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There was no candy.

It seemed silly, even at five and three quarters he knew it would be a possibility that there would be no candy in the red candy jar. It just seemed so unlikely. Months of scheming had passed since his mother had brought home the brightly wrapped set of colorful jars.

“Let’s put candy in the red one!” his older brother had happily demanded.

Temper tantrums, begging, crocodile tears, and sweet smiles had all been denied. Then miraculously it happened. A guard was dropped, a distraction just long enough in the laundry room, a chair left where it should not have been.

Little Trevor McHill took the serendipitous offering with the glee born of deprivation. Lego’s were dropped. The chair was climbed, the red jar high above on the cabinet next to the stove was grasped. The lid stuck and for a moment he thought he might not be able to open it, but one more hazardous grapple with small, dirty fingers popped it open.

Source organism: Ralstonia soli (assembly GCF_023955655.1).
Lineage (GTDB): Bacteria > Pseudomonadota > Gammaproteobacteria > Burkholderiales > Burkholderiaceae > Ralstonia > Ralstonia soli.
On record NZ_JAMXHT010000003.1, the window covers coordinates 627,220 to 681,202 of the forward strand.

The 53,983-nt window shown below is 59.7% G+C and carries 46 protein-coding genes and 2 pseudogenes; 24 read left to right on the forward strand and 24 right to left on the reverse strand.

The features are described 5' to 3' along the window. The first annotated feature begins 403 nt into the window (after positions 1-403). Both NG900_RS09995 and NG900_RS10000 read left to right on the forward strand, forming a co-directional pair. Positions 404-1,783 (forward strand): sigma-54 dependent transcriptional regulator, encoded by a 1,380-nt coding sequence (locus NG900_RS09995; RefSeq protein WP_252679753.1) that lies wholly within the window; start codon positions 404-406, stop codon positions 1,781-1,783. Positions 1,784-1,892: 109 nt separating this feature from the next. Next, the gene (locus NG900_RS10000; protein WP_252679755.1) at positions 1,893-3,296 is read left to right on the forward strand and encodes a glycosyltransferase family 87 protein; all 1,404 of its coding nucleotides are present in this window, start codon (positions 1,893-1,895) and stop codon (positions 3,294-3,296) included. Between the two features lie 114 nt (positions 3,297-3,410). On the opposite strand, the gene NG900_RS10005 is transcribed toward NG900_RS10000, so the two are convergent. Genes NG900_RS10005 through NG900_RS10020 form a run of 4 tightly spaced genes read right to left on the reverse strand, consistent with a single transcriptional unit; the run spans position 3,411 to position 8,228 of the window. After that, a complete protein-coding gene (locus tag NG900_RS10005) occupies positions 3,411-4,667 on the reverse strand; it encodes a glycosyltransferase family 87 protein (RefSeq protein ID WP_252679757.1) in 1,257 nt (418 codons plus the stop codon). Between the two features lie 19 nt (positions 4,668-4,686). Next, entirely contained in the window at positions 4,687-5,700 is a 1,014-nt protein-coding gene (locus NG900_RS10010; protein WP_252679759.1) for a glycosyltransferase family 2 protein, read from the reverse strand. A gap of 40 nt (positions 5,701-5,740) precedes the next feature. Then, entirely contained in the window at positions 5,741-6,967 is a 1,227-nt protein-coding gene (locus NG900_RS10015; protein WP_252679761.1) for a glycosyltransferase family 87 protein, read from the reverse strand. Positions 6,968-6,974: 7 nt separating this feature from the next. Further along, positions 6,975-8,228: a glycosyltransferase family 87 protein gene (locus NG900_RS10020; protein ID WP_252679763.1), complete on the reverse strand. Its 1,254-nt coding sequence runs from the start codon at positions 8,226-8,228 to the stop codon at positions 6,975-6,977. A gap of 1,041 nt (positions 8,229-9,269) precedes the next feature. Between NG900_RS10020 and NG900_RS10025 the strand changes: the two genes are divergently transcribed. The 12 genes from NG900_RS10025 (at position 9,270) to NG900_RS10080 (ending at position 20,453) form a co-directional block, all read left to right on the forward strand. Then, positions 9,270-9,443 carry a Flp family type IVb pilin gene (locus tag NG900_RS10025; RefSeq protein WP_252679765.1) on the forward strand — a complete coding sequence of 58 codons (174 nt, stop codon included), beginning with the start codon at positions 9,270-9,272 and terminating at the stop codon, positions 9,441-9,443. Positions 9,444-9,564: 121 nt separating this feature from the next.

What was the point? What had all ploys been for? Why had this diamond chance he had just taken yielded no results?

His mother came into the kitchen and found him still standing on the counter top with an empty green jar in one hand and the bright green lid in the other. Her exclamations on listening and safety fell on deaf ears. It was just a buzzing noise in the background. When the buzz stopped he numbly returned to his room and sat among his toys without playing with them.

Thus resulted the first of many mishaps for a young child who did not yet understand the term color-blindness.


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